The 10Y/2Y Treasury yield spread has a long history of forecasting U.S. recessions by about 18 months; that means we are officially on recession watch, observes David Dierking, fund expert and editor of TheStreet' ETF Focus.
So what does this mean for your portfolio and what should you do right now? Your first inclination might be to sell stocks and move into bonds, cash or some other defensive asset, such as gold.
History shows that might not be such a good idea for now at least. In the five most recent yield curve inversions, the S&P 500 was up more than 10% a year later in four of those instances. It’s almost as if investors know what’s coming, but they still want to squeeze every last drop of blood out of the turnip.
I suspect the first thing we’re going to see from the market is a rally in long-term Treasuries. While short-term rates are still moving higher based on what it expects the Fed to do, long-term rates have flattened.
That’s a result of investors believing that the Fed will begin cutting rates again in the intermediate-term. That’s also consistent with the idea that a recession could officially arrive within 18 months, if not sooner.
There’s a lot that can happen between now and then that would change these expectations (and usually does). Plus, the Fed is notoriously difficult to predict. I do, however, think the general direction of this forecast is correct and probably should be expected at this point.
The question now is how do you protect your portfolio from what is coming? There are any number of ETFs out there that can offer protection in some form or fashion.
Some just shift to defensive stocks or bonds. Others own puts on the market outright to profit when stocks decline. Here are five ETFs for investors to consider if you’re looking to limit downside risk.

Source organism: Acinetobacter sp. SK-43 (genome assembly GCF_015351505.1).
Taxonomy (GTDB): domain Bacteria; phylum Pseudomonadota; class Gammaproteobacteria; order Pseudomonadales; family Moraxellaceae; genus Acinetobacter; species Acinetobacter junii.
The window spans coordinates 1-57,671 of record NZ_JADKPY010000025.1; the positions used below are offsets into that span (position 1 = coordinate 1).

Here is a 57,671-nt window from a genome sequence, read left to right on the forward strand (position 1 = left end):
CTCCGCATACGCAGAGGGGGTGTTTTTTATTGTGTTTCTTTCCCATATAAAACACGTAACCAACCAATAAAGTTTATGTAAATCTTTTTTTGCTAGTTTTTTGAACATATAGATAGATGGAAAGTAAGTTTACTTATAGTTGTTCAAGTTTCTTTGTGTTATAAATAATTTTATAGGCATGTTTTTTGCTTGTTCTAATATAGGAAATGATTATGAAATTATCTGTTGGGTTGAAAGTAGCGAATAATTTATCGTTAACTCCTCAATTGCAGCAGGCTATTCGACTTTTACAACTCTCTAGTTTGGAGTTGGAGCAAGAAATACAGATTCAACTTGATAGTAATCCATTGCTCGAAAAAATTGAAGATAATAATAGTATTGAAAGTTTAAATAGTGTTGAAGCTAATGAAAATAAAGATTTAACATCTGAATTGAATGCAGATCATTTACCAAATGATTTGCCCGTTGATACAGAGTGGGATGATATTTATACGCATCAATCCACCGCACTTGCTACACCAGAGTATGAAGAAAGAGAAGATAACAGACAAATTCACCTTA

Innovator Laddered Allocation Power Buffer ETF (BUFF)
I’m a big fan of this fund and “buffered” ETFs in general have seen big asset inflows over the past few years. Innovator’s buffer ETFs invest in FLEX options on the major indices that provide protection against a pre-determined level of losses in exchange for a cap on upside potential.
The “Power Buffer” ETF provides protection against the first 15% of losses over the outcome period, but caps index gains at around 9% (it fluctuates depending on market conditions). BUFF holds on equal allocation to 12 monthly buffer ETFs that reset every month.
This is a great way to protect your portfolio while maintaining the ability to capture the upside in stocks in case you’re wrong. Innovator offers Buffer, Power Buffer and Ultra Buffer ETFs that provide different levels of protection and caps.
Cambria Tail Risk ETF (TAIL)
TAIL is a pure downside hedge. It buys put contracts on the S&P 500 that become more valuable as the index falls in value. It also holds most of its assets in a combination of Treasuries, TIPS and cash.
While the fund will lose money more often than not (because the S&P 500 rises more often than not), it can really pay off when it’s needed the most. During the COVID recession when the S&P 500 fell more than 30%, TAIL gained more than 30%.
Global X Adaptive U.S. Risk Management ETF (ONOF)
ONOF utilizes a risk-on/risk-off strategy that invests in the S&P 500 when conditions look more favorable, but rotates into short-term Treasuries when conditions look bad.
The methodology for this fund is a little more complicated than what you find in the typical ETF. The idea is that it looks at various technical indicators — volatility, MACD, moving average and drawdown - to make an allocation decision.
KraneShares Quadratic Deflation ETF (BNDD)
All attention is focused on inflation right now, but recession cycles tend to come with greater deflation risk. As the economy slows or prices rise, demand for goods and services declines and prices end up coming back down.
BNDD is a fixed income ETF that seeks to benefit from lower growth, deflation, lower or negative long-term interest rates, and/or a reduction in the spread between shorter and longer term interest rates by investing in US Treasuries and options.
During its brief life since its inception just over 6 months ago, BNDD has essentially matched the performance of the S&P 500 with a fraction of the risk.
Nationwide Nasdaq 100 Risk Managed Income ETF (NUSI)
If you’ve followed my work, you’ll know that I’ve brought up NUSI several times because I’m a fan of it. This fund starts with an investment in the Nasdaq 100. On top of that it adds written call options to boost yield and purchased puts to provide downside protection.
What you effectively end up with is a collar on the Nasdaq 100 that caps upside while limiting downside. It also offers a juicy 8% yield right now, which is terrific news for income seekers.